Farmers owed huge sums by collapsed Scots grain trader

The farming and grain trade fallout from the appointment of administrators at East Lothian grain merchant Alexander Inglis & Son is huge.

Growers across many regions, including Aberdeenshire, Angus, East Lothian, the Borders and northern England, are affected. Although no firm numbers are available, advisers expect it to run to hundreds of growers.

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Tom MacLennan and Chad Griffin, partners with business advisory firm FRP, were appointed joint administrators of the company on 12 May.

The long-established independent merchant is run by former Scotland national rugby captain James Aitken.

Farmers will be unsecured creditors and only in line for any payout after government agencies and secured creditors such as Macquarie Bank, the company’s principal lender.

As well as those owed for grain supplied to the firm, many had their own grain in the company’s stores, and others had passed it to the company under an agreement to price it at a later date.

NFU Scotland (NFUS) policy manager David Michie told Farmers Weekly there were wider concerns, as some farmers had contracts with other traders who, in turn, had contracts with Inglis.

Alexander Inglis & Son

  • Founded in 1950; big supplier to whisky and distilling industries
  • Five grain stores across east Scotland and the Borders
  • Most recent accounts (year to 31 December 2019) show turnover of £99.2m and pre-tax profit of almost £1.8m
  • Previous year – £91.9m turnover and pre-tax profit of just over £4m
  • Three directors’ appointments were terminated in April this year and a fourth in December 2020

“In the short term we’re concerned about the outstanding contracts, but in the longer term we are concerned about supply chain resilience and there being fewer larger buyers,” said Mr Michie.

In Morpeth, Northumberland, NFU group secretary Stephen Rank knew of about 20 farmers affected in his area, as well as others in the NFU Alnwick catchment, with some farmers owed up to £100,000.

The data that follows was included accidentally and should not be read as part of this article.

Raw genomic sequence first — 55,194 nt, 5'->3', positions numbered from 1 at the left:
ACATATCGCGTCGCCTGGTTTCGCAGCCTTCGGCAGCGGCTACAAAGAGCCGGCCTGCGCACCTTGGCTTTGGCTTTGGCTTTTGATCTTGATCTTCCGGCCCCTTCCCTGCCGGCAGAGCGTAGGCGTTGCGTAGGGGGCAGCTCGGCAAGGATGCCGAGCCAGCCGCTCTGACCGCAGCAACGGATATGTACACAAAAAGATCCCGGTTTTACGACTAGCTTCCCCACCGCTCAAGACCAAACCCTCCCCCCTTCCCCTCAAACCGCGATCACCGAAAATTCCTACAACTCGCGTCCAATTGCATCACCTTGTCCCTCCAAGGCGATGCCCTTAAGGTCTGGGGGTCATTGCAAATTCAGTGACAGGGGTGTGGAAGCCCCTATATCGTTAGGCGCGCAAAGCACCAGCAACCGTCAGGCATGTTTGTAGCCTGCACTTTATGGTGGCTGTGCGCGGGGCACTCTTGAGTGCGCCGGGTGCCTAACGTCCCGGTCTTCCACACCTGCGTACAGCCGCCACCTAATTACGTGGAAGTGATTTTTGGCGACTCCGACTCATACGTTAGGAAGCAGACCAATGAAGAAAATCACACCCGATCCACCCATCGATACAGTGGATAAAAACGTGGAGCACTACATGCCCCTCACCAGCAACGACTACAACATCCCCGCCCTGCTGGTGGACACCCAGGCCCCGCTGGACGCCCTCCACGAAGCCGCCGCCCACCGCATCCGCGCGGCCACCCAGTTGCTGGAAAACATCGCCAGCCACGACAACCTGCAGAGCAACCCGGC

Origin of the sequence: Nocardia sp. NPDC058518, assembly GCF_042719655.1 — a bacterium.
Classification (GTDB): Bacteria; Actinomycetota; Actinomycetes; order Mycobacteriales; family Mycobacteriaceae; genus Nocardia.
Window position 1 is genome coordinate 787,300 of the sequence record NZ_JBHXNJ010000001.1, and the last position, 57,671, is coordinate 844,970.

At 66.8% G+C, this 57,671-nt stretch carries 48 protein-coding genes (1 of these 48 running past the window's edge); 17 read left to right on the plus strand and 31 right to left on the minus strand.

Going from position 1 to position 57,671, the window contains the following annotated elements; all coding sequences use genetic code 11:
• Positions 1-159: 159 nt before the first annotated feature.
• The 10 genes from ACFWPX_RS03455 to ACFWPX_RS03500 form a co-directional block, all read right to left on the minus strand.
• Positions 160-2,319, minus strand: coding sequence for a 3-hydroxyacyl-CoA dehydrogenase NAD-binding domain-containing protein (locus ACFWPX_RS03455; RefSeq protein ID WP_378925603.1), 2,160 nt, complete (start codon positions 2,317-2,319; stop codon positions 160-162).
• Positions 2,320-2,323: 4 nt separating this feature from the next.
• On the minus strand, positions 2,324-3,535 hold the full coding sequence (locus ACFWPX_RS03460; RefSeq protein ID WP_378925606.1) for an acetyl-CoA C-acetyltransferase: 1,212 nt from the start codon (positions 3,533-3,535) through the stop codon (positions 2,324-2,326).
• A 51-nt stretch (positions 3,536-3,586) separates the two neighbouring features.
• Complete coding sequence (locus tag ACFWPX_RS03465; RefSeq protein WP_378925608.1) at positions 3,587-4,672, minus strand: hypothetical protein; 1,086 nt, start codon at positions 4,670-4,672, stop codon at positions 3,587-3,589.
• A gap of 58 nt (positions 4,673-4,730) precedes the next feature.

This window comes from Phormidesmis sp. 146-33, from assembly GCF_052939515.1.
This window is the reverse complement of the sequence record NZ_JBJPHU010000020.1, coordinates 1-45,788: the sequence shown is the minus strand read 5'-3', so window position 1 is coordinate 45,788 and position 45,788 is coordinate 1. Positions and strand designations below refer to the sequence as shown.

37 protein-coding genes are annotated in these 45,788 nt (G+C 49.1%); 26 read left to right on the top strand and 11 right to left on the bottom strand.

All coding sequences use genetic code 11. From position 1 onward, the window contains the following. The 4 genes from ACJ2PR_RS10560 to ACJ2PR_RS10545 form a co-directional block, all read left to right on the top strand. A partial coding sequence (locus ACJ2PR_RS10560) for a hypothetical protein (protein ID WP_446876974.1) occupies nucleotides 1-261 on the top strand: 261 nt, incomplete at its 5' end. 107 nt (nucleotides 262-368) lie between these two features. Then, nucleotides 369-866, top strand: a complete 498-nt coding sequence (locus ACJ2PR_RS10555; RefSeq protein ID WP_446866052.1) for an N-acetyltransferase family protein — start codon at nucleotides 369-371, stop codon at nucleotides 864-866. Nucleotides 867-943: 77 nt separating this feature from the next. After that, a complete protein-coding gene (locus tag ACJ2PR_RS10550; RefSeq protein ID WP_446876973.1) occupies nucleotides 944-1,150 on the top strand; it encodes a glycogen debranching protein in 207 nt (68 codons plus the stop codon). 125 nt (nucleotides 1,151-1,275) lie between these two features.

Many questions are being asked about the status of grain stored on behalf of farmers and other traders. The administrators told Farmers Weekly they were doing a stock-taking exercise and a review of the claims received from customers and suppliers over grain stocks held across the sites. The outcome of this review process would be communicated to customers and suppliers as soon as possible, they said.

Those who owe money to Alexander Inglis & Son for supplies will be contacted by the administrators requesting payment of outstanding sums. “These amounts remain due and payable,” said the administrators.

On whether those who had contracted to supply crops still have to supply these, the administrators said: “As the company is now in administration, it is no longer in a position to fulfil any contracts of purchase.”

Desperately unfair

One grower who contacted Farmers Weekly described his absolute shock on hearing the news, which turned to anger and then to resignation. He had dealt with the firm for 30 years and is owed for about one-quarter of his 2020 harvest.

“It’s very significant for us as a relatively small family farm. We’re now in the hands of other powers who will hopefully help us or help the [Inglis] business,” he said. “I’m 70 this year and I have been saving quite hard, but I’m going to have to use those savings now just to make sure the farm carries on.”

He described the situation as desperately unfair and was concerned for  tenant farmers, those with young families and those with high borrowings.

Next steps

NFUS is arranging a meeting with law firm Brodies next week for those affected – details to be confirmed.

Within eight weeks of their appointment, the administrators must make a statement setting out their proposals for achieving the purpose of the administration or explaining why they cannot be achieved.

Administrators’ statement on appointment

The business had been suffering from weaker trading in recent months following a poor harvest in 2020 and a contraction in demand, stemming from the Covid-19 pandemic.

Additionally, it had continued to be affected by legacy losses on dealings with the failed Philip Wilson Group. The board determined that the best course of action was to wind the business down to maximise value to creditors.

The business wind-down will now involve confirming title to stock held in the stores and to the extent owned by third parties, liaising with owners on stock disposals. 

The company has five grain stores across east Scotland and in the Borders and employs 40 staff. 

The company’s owned grain, plant and equipment is for sale, described as very well equipped and in strategic locations. 

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